So, last week news began to leak out about an investors’ conference call at which Hasbro CEO Chris Cocks and Wizards of the Coast CEO Cynthia Williams commented that while D&D is a popular brand with loads of fans and a ton of active engagement, “the brand is really under-monetised”.

This has apparently sent very online D&D nerds into a bit of a tizzy as people have started catastrophizing about what this judgement will mean for the new generation of D&D that is due to drop next year. For example, Williams added that while only 20% of D&D players run games, those that do account for the vast majority of D&D-related spending. People have taken this to mean that WOTC might be looking for ways to include player-facing micro-transactions in their online gaming platforms. The range of hypothetical player-facing products range from dice skins, improved character animations, and higher-powered character creation options all the way through to in-game buffs, magical items, and additional gold pieces that you can buy straight from the platform.

As someone who has minimal investment in the D&D5 ecosystem, I don’t really care but I think that people’s fears are genuine because the move that Hasbro is preparing to make has already been made a number of times.

Continue reading “Thoughts on Platforms, Monetisation and the D&D Community”

REVIEW: Dice Men – The Origin story of Games Workshop by Ian Livingstone with Steve Jackson

Games Workshop occupies a bit of a weird space in my relationship to gaming history: On the one hand, I have always really loved the art design of Games Workshop products and I remember loving the idea of Warhammer 40K and Space Marines long before I ever became aware of RPGs or even miniature-based games. Having grown up in Britain in the 1990s, it was not possible to be interested in this kind of stuff without encountering the vibes and visuals that radiated off of Games Workshop’s products. On the other hand, I became aware of RPGs a little too late to remember the days when Games Workshop were a presence in the RPG landscape and so, as far as I am concerned, Games Workshop is just that place on the high street that sells really well-designed but horrifically overpriced miniatures used in a series of really rather dull and uninteresting war-games.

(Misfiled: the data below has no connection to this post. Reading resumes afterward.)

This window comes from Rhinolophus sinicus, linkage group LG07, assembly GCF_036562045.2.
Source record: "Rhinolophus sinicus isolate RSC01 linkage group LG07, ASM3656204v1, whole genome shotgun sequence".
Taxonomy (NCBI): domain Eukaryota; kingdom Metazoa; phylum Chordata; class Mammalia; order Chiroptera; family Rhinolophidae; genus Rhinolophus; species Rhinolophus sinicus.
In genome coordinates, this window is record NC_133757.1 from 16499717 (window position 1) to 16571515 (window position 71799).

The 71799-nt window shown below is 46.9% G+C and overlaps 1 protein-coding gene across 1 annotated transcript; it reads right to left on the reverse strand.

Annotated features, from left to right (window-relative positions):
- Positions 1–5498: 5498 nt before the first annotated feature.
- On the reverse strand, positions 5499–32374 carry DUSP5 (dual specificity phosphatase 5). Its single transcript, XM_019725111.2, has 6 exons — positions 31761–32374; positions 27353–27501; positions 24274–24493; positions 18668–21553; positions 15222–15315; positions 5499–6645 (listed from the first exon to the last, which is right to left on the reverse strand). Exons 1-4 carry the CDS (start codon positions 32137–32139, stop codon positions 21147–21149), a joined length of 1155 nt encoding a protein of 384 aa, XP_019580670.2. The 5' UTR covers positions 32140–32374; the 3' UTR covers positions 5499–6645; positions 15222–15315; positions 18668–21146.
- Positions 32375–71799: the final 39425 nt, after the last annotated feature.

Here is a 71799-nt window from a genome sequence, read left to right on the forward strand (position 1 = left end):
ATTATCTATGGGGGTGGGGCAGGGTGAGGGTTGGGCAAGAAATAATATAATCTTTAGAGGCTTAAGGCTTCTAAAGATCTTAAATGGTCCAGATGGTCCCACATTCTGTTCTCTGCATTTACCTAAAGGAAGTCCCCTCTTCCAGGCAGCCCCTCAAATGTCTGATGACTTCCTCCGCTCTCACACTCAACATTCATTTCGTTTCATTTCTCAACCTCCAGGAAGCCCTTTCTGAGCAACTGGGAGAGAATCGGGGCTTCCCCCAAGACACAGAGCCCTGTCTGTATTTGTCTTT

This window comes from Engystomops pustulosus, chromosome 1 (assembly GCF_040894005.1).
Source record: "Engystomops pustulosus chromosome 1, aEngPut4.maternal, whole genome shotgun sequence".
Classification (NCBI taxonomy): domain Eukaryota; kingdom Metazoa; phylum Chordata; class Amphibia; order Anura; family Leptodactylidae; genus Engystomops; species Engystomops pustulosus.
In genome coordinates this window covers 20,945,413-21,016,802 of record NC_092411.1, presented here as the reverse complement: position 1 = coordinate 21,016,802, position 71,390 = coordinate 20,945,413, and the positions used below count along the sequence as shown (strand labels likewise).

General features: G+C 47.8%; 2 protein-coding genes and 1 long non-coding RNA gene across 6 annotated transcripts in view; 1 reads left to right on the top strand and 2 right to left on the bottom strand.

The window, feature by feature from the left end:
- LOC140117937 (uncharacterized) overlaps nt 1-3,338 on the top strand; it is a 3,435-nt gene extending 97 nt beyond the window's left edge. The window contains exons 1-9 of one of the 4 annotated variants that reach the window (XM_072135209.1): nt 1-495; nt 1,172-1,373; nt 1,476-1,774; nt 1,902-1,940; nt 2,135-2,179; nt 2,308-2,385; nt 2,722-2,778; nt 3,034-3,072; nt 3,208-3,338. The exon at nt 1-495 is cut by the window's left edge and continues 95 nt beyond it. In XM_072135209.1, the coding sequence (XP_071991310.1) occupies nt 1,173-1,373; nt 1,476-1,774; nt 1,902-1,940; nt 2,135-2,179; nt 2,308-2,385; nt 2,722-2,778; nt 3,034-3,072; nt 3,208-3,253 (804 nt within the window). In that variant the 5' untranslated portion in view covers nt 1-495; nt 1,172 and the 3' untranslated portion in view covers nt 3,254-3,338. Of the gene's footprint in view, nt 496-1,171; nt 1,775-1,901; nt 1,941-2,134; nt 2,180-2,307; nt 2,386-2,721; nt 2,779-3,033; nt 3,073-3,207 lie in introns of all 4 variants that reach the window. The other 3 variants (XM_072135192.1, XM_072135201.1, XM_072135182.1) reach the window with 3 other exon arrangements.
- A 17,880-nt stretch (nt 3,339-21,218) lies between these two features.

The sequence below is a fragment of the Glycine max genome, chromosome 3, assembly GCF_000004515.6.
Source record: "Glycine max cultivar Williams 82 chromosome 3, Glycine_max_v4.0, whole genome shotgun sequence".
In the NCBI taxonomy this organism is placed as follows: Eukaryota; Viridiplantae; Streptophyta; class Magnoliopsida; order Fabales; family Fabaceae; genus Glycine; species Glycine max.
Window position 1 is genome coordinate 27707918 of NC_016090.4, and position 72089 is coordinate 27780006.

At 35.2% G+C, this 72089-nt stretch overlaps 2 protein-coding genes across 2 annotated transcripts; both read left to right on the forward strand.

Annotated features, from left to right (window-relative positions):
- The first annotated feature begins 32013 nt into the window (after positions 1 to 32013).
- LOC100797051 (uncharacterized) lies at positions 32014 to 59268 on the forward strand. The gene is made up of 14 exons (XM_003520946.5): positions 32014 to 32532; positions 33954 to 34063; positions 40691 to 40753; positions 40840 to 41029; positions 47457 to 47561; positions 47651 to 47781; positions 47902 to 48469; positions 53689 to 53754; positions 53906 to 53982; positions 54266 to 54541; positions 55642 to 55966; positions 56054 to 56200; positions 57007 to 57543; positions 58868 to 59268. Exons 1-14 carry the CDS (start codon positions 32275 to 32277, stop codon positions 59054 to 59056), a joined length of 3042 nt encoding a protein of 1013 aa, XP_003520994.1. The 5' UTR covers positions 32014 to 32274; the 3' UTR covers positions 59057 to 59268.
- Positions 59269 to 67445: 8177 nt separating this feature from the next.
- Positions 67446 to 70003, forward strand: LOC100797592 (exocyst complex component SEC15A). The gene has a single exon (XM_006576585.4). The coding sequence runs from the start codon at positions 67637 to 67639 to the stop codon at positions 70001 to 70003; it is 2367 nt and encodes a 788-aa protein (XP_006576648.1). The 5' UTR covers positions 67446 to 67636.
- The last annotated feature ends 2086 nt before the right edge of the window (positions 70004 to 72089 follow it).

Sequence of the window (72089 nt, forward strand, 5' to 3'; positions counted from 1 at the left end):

Because of this slightly weird relationship with Games Workshop, I did not buy Dice Men: The Origin Story of Games Workshop out of a sense of nostalgia but rather out of a desire to learn a little bit more about the early days of the British RPG scene. It turns out that this was a bit of a mistake as while Livingstone does mention RPGs, it is merely as part of a list of products produced by a company that Livingstone happened to set up. Those expecting insights into the RPG industry or even social history are doomed to be disappointed as Dice Men reads less like a personal slice of geek history and more like a polite and really rather mundane business memoir written by a man who entered and exited the world of table-top games without much in the way of emotional attachment one way or the other. While this is a bit of a disappointment, it is also a refreshing change from the high-pitched melodrama that tends to echo through the pages of every published history of Dungeons & Dragons. This being said, the book is not without its own brand of quiet revelations.

Continue reading “REVIEW: Dice Men – The Origin story of Games Workshop by Ian Livingstone with Steve Jackson”